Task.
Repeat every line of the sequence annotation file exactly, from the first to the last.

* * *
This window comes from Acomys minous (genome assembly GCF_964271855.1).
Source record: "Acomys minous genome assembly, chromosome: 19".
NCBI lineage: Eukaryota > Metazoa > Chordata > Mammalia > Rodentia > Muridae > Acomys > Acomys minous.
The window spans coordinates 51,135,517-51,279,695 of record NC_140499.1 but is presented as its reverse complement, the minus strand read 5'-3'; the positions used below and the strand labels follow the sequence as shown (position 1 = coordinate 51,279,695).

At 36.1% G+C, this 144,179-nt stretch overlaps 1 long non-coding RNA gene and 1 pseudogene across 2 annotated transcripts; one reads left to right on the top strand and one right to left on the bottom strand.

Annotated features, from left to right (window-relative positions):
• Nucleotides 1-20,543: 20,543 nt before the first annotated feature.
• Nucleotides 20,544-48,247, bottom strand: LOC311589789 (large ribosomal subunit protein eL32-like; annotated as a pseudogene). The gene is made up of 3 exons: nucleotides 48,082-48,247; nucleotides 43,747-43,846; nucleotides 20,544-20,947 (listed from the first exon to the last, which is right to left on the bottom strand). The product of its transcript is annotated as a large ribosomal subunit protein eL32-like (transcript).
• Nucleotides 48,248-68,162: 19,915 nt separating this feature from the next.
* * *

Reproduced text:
This window comes from Acomys minous (genome assembly GCF_964271855.1).
Source record: "Acomys minous genome assembly, chromosome: 19".
NCBI lineage: Eukaryota > Metazoa > Chordata > Mammalia > Rodentia > Muridae > Acomys > Acomys minous.
The window spans coordinates 51,135,517-51,279,695 of record NC_140499.1 but is presented as its reverse complement, the minus strand read 5'-3'; the positions used below and the strand labels follow the sequence as shown (position 1 = coordinate 51,279,695).

At 36.1% G+C, this 144,179-nt stretch overlaps 1 long non-coding RNA gene and 1 pseudogene across 2 annotated transcripts; one reads left to right on the top strand and one right to left on the bottom strand.

Annotated features, from left to right (window-relative positions):
• Nucleotides 1-20,543: 20,543 nt before the first annotated feature.
• Nucleotides 20,544-48,247, bottom strand: LOC311589789 (large ribosomal subunit protein eL32-like; annotated as a pseudogene). The gene is made up of 3 exons: nucleotides 48,082-48,247; nucleotides 43,747-43,846; nucleotides 20,544-20,947 (listed from the first exon to the last, which is right to left on the bottom strand). The product of its transcript is annotated as a large ribosomal subunit protein eL32-like (transcript).
• Nucleotides 48,248-68,162: 19,915 nt separating this feature from the next.